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Alesis Samplepad 4

Its not often something turns up in the post that makes you go ''Awwww..!'' in a new-baby/kitten-on-a-piano type way. Its even more strange when the said item is an electronic percussion instrument. However, this is exactly what happened when the Alesis Samplepad 4 turned up.

If you remember, I looked at the Alesis Samplepad a few months ago and you can read the review here and I was impressed on quite a few levels. Well, Alesis have taken the Samplepad idea and produced its baby brother, the Samplepad 4, and it looks just as good as its big brother; all blue lights and black body.

As you''ve probably guessed by now or sussed from the pictures, rather than the eight pads of the original, arranged in a 3x2 configuration with two additional bar pads at the top, this version has two main pads and two bar pads. In addition, rather than the kick, hi hat and two additional pad inputs on the back, the Samplepad 4 only has a single trigger in, but one that can be split to take 2x mono pads.

Also, apart from the missing MIDI socket and Aux In on the Samplepad 4, the two units are pretty much identical in their operating system and how they function. If you only skim read this, please make sure you read the last few paragraphs. I would hate it if you missed out...

You still need to supply your own SD card to store your own samples, you can still transfer samples from your computer to the Samplepad 4 via a USB cable (albeit very slowly), or you can take the card out and insert it in your computer to move samples (much, much faster).

On the Samplepad Pro you can load up to 48meg of samples at any one time, but the Samplepad 4 can take 10meg at once, and the internal sound library is smaller too (just 25 percussion samples with some edrums thrown in for good measure), though obviously the main use for the Samplepad 4 will be playing user samples.

So, talking of user samples, things haven''t got any better in the loading speed from the Samplepad Pro. Transferring a 10 meg sample via USB from my computer to the Samplepad 4 took 73 seconds and then loading it from the card into memory to be played off a pad took another 80 seconds. Its also worth noting that the samples load each time you select a new patch (of which there are only 10) and when the samples are loading, the rest of the unit becomes entirely unresponsive. You HAVE to wait for the samples to load before you can do anything else, including moving to the patch you really wanted to be on. Waiting up to 80 seconds between patch changes can be a little frustrating at times, and because of this, I could not recommend the Samplepad 4 for stage use if you are using long samples – the frustration could cause you to strangle the guitar player... actually, thats not a bad idea...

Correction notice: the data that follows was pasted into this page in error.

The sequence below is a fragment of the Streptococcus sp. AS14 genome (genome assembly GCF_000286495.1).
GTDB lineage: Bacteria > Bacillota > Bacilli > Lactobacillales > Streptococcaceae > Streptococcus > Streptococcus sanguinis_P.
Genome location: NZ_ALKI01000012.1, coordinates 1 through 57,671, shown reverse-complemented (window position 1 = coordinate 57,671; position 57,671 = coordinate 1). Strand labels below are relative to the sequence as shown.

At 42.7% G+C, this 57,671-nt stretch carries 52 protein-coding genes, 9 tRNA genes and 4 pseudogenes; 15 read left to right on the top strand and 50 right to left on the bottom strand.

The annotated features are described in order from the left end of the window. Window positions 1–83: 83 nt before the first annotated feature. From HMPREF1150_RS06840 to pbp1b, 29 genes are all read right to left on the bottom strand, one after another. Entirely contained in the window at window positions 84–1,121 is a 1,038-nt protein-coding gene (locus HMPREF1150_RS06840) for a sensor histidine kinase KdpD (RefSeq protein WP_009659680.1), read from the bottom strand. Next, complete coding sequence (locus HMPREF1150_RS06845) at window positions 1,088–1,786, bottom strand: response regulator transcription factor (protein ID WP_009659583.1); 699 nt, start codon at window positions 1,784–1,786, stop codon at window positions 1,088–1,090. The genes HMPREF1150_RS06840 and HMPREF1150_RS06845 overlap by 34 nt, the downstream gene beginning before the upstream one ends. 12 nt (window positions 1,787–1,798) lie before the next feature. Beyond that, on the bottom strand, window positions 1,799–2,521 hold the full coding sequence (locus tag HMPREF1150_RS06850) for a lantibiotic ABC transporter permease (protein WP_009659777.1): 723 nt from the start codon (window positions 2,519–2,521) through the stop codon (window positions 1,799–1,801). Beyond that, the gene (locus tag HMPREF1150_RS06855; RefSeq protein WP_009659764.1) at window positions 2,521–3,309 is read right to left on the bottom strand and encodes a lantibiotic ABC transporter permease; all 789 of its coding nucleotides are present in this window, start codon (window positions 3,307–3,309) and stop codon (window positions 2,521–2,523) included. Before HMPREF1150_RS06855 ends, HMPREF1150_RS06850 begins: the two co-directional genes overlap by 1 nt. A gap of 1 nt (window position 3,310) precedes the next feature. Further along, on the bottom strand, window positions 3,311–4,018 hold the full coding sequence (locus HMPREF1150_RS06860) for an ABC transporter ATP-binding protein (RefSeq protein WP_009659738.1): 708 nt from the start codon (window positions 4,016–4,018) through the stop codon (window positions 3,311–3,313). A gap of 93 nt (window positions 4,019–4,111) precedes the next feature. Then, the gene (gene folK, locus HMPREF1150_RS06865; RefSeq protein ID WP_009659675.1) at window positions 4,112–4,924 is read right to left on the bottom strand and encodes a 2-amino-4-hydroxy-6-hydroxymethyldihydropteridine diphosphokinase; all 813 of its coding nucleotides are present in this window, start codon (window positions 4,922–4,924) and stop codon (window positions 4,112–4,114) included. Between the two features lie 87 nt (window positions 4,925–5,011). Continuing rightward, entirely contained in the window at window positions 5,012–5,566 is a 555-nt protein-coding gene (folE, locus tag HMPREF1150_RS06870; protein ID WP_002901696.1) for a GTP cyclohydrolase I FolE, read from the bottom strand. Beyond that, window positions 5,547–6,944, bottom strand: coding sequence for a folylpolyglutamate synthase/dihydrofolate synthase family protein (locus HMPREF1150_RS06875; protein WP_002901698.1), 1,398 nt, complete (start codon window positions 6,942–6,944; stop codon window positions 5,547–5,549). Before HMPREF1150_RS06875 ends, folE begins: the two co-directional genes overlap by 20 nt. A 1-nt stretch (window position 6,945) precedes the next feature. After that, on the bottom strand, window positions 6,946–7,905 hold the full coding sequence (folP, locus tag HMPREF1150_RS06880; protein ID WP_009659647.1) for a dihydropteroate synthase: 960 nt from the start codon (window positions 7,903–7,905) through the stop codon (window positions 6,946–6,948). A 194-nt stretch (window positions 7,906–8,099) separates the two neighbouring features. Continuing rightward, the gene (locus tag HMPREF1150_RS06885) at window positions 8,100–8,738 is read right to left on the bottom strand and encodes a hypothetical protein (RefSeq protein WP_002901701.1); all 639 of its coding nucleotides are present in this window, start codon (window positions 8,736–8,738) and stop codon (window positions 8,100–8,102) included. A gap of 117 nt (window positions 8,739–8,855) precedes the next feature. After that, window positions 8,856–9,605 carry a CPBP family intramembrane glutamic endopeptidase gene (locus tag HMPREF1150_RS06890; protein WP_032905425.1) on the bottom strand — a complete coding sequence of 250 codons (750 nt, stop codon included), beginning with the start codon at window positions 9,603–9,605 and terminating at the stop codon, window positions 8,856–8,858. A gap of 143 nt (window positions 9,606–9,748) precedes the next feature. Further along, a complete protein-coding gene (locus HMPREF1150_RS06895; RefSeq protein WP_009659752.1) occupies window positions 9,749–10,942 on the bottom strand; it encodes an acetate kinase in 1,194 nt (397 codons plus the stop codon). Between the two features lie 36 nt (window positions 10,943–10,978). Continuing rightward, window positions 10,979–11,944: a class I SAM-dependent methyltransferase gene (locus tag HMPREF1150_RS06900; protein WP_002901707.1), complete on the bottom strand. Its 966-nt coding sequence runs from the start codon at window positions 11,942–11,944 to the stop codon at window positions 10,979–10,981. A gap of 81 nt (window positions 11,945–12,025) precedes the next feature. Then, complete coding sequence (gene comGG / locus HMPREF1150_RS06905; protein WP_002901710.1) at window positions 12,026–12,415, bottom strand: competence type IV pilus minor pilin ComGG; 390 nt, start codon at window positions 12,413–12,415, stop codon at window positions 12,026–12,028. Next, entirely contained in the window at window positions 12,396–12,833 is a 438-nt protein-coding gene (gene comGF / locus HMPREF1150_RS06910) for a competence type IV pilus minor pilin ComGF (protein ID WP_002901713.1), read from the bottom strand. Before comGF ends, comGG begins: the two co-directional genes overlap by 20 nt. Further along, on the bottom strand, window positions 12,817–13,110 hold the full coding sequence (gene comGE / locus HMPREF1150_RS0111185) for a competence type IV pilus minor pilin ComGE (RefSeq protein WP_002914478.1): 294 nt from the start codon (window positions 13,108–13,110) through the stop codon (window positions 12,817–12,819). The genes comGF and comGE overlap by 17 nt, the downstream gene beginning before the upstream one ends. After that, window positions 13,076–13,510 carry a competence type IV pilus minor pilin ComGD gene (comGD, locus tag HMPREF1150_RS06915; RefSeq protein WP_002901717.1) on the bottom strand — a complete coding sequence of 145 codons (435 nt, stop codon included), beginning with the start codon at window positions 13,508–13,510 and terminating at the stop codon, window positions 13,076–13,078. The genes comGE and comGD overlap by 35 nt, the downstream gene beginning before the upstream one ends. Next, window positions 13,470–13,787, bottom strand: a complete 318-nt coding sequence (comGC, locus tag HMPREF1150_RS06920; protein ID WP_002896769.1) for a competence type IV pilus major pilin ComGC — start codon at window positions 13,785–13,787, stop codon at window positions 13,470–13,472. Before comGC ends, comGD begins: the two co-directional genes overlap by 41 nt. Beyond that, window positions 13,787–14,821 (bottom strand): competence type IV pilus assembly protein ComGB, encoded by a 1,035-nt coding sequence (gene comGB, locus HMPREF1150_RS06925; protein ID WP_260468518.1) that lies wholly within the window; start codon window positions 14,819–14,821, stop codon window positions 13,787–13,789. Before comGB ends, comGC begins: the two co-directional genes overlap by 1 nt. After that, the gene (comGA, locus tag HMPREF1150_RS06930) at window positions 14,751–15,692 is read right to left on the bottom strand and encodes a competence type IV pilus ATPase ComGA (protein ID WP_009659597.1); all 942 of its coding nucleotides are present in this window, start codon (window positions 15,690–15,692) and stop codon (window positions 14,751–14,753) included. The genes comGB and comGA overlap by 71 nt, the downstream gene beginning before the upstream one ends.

All the features are the same – loop control, mute groups etc and the user samples can be layered or velocity switched. Pict can go up or down by 4 semitones, reverb is adjustable and pads can be individually assigned midi notes and individual sensitivity.

Two other points to raise (sorry Alesis) are that I had the most incredibly loud mains hum off the unit when it was connected through my studio monitors. I know it wasn''t the power in my studio, so can only assume it was caused by the power supply that comes with it. It was so loud that you may have to consider a hum eliminator if you get one. Yes, THAT loud.

Also, the two main pads both made a loud ''tock'' sound when hit with a stick. Again, really loud when hit reasonably hard. I''m guessing there is no damping material inside and the box just resonates. This would make it rather hard to use along side acoustic instruments in a studio.

Also, in my humble opinion, the lack of a MIDI socket is a real disappointment. This means that the Samplepad 4 is only really usable with a computer or iPad. If it had MIDI it could trigger a drum machine, sampler, drum module or other hardware device. As it is, it is only equipped with a USB-B socket so it can only really go into a computer unless you want to invest in a Kenton USB MIDI Host.

Having said that, I hooked it up to an iPad (using an Apple Camera Connection Kit) running the Akai iMPC app and it worked great. In this case, you would just use the iMPC for sounds as it is pretty much unlimited space wise, and it loads instantly, overcoming any short comings of the Samplepad 4 itself.

Also, when it is hooked up to a computer, it works great and is everything you could hope for. I had no cross triggering or false triggering, it was solid and reliable. Hooked up to Ableton, it was incredibly useful.

So, overall, you might think that I didn''t really like the Samplepad 4 much. Well, that would be wrong. Yes, it has lots of short comings and it could be SO much better with a few tweaks, but I''ve saved the best for last.

Its size.

It fits in almost anywhere around a kit. Its only 26x19x6.4cm and is pretty light too. Under your hi hat, under your ride, on top of the bass drum, this unit will fit where ever you need it. If you can handle the ''issues'', and you carefully plan how you''re going to use it, then you''ll be hard pressed to find something which can squeeze so much into such a small package. Check out the picture of it on a standard 14” snare.

So, overall, its a great little unit, but one that could be brilliant if its issues were looked at.

Simon Edgoose

January 2016

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